We said within 12 hours yes we wanted to continue and notified Holt. There were having a match meeting in a few days for another family and child and they would add us and Charlotte to the agenda. They advised me that no one else had inquired or was looking at Charlotte so while I felt strong we would be matched, there is always the possibility that would prefer her with much older children, or no children, we didn’t know.  But being part of God’s plan it all came together and we were matched. Hooray, we found the child who has been missing from our family.

She turned five while in the orphanage and we are certain it will be her last without her family. Even her birthday is an estimate because they assigned her a birth date based on physical findings when she was found. The orphanage is great and has sent us several videos of her playing and the nannies seem very attentive and loving to her. I think she will be missed. Which makes me sad in one way, we are removing her from everything she has ever known. her crib mates, her nannies, her walls of the orphanage, her language, but I also know that we are going to change her little world for the better. We are giving her a new generational legacy that would not have otherwise been available to her there. We look forward to becoming part of the DSAGSL community and advocating for Down syndrome and for orphans. I used to struggle after Caleb’s diagnosis with cerebral palsy and it took me quite a while to figure out that I was the perfect mom for him, and that he was chosen and picked just for me and even through the difficulties, God would prepare and equip me. I have had the privilege to offer those words to a few new moms who maybe recently found out their perinatal testing was abnormal. Or they are still working through the process of grief for their little one. I see Down Syndrome and any specialness in a child a blessing, but I know not everyone has arrived to that point. So I hope to be a source for moms who might need a listening ear or someone to offer an encouraging word. It’s part of being in the community!!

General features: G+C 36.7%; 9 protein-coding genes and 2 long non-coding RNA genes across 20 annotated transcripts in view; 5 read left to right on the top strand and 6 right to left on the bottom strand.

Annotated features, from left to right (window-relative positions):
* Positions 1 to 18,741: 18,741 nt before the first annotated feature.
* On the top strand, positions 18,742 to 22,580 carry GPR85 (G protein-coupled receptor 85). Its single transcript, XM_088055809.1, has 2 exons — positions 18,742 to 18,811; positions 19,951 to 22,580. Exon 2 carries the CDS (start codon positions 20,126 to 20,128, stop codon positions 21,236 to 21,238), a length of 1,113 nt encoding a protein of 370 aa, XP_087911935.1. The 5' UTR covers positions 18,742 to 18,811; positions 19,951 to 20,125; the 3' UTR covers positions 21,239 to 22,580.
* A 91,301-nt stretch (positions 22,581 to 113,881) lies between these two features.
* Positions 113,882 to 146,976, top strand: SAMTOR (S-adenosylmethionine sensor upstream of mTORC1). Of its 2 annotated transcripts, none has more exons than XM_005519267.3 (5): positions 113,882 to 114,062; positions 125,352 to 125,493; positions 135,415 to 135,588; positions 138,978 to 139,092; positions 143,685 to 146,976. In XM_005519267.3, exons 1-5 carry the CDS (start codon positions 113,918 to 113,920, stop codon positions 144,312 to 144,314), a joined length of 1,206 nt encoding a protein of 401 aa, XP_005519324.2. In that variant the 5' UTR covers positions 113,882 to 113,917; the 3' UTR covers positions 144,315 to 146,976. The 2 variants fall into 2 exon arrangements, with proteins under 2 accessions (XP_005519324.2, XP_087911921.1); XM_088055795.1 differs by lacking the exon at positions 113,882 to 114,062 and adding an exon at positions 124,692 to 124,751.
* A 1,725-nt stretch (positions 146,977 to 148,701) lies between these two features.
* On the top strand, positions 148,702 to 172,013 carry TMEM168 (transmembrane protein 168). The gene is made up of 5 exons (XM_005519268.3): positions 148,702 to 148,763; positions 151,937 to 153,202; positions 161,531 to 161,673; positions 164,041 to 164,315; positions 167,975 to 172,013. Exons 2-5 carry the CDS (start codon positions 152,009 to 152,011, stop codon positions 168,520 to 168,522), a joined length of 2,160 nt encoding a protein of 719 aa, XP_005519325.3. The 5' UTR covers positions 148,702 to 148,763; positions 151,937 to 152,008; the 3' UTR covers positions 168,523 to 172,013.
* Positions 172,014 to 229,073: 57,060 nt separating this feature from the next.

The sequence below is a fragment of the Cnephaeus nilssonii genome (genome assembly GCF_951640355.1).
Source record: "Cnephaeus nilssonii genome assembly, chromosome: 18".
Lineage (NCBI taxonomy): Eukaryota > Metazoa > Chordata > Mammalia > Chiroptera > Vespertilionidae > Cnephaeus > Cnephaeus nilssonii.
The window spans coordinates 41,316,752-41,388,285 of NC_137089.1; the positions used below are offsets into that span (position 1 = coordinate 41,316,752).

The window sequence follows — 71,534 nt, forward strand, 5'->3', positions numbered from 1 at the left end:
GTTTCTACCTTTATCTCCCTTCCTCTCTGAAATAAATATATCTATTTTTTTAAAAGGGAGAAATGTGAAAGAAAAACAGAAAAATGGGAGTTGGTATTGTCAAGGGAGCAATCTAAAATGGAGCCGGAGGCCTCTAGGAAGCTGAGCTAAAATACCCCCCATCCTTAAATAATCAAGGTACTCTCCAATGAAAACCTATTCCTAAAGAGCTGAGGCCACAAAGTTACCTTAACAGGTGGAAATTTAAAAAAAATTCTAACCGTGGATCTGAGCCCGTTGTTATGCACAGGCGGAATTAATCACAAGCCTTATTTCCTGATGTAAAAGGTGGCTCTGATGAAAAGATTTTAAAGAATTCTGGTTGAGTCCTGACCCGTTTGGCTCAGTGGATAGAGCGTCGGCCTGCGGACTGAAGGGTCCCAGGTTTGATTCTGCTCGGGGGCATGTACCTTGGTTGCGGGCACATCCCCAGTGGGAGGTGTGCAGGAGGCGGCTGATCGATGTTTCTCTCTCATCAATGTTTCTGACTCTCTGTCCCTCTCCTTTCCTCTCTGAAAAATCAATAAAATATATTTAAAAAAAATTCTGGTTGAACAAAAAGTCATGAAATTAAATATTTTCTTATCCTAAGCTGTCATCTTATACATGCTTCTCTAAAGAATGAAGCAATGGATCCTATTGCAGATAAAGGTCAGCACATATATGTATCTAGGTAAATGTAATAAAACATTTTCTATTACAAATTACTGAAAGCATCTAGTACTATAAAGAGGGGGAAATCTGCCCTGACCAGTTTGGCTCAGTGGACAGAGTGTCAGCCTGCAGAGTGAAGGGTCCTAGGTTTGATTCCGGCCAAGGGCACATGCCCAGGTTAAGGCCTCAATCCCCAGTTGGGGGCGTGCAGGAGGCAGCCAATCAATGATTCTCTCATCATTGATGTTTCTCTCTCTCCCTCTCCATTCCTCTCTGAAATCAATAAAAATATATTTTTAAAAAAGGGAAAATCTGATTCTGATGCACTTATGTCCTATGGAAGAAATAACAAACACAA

We just completed our home study visits and are awaiting our final report on that to send off for grant applications. While we have a child on the other side of world waiting for immigration papers and a dossier to arrive we still have the financial hurdles to jump over. The fee for the orphanage alone is $15000, plus travel and a handful of other things here and there. We would just ask our community to lift our family up in prayer that God will meet those needs just when it is the perfect time. And our faith allows us to rest and now that it will happen, because many of God’s promises say so.

Thank you for allowing us to share our story with DSAGSL and we can’t wait to have her here. I know she is going to do so many great things and impact so many people along the way. I think people with Down Syndrome just come by that naturally.  And there will be One Less Orphan!